And I know you weren’t necessarily advocating that. But I don’t think any gentle client status was on offer. The Bulgars knew that the Romans would always try and wipe them out. Even if they were being peaceful. Because each new regime at Constantinople had to establish its legitimacy. The best way to do that was to win a military victory and since the Arabs can’t usually be beaten – it has to be the Bulgars.

      It was a pretty sad trap that the two sides found themselves in. So the Bulgars sought peace through strength. And they got it in 926 and it lasted for decades.

  6. Thanks Robin, I think you’ve pointed out a crucial factor that should have been pretty obvious – and yet somehow escaped my awareness – in comparing the antagonistic approach of the Byzantines to the integrative one of the earlier Romans. What I still find odd is that the Bulgar leadership (or, at least, Boris) doesn’t seem to be trying their culture – and certainly not a semi-Steppe lifestyle – so much as to forge a new one, while ensuring that the new culture remains distinct from Byzantine culture. I can certainly understand the desire not to be immediately annexed, if for nothing more than the selfish desire to retain one’s own power. But the adoption of a highly Byzantinised religion doesn’t seem like something that would really increase the risk of that. What does seem likely is that relations between the two states would improve, and the residents of both empires would become increasingly receptive to influence from one another – perhaps a Bulgar could even become basileus. The only way that this approach seems to increase the risk of annexation is to minimise future Bulgarian resentment at Byzantine domination (or, speaking without the benefit of hindsight, vice-versa), and I’m just not sure how this could possibly be seen as a bad thing.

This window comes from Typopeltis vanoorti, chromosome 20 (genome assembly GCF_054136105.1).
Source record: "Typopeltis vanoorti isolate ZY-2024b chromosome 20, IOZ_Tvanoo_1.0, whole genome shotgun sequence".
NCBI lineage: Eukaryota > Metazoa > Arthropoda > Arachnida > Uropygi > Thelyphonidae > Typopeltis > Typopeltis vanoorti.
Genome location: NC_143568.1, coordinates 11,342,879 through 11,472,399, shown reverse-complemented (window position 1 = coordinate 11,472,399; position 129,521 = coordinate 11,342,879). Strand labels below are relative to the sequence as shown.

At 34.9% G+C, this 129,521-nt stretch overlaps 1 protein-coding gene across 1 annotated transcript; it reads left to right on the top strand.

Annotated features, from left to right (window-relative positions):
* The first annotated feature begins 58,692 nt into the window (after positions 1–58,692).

• Can I clarify – you can’t see why being absorbed by Byzantium would be a bad thing?

      • Not in the long term, I can see why Boris wants to maintain his own empire, but I can’t see why he wants it to remain a politically and culturally distinct one long after he is gone.

  7. Well I think that’s an acknowledgement of human nature. Why doesn’t Canada want to become part of the USA? Because they like their independence. They take pride in their differences. And, rather like the Bulgars, ambitious individuals can always cross the border to seek glory in Hollywood/Constantinople.

    • For better or worse, I think you are right – but to me that seems almost like the definition I have in mind for the word ‘nationalism’. When you say that it’s a modern phenomenon, are you using it in a more precise sense?

      • Yes they are very similar. But in Boris’ time the Bulgarian realm was home to a huge number of different tribes. Some with a Steppe origin, many Slavic, some Roman and some even pre-Roman or non-conformists who had lived through the Roman era and maintained a distinct local identity.

        They all wanted to maintain their independence. They did not have a national Bulgarian identity yet. Nor would they for a long time to come. But Boris was attempting to create one. If we all speak Slavic and go to church that will give us the basis for a “nation” – though again I don’t think he’d have thought about it in those terms.

        So what I want to avoid is projecting into the past ideas we have today. If I say that Bulgarian nationalism prevented them from being absorbed by Byzantium I think that is a misleading statement even though it reflects something of the spirit of what was going on.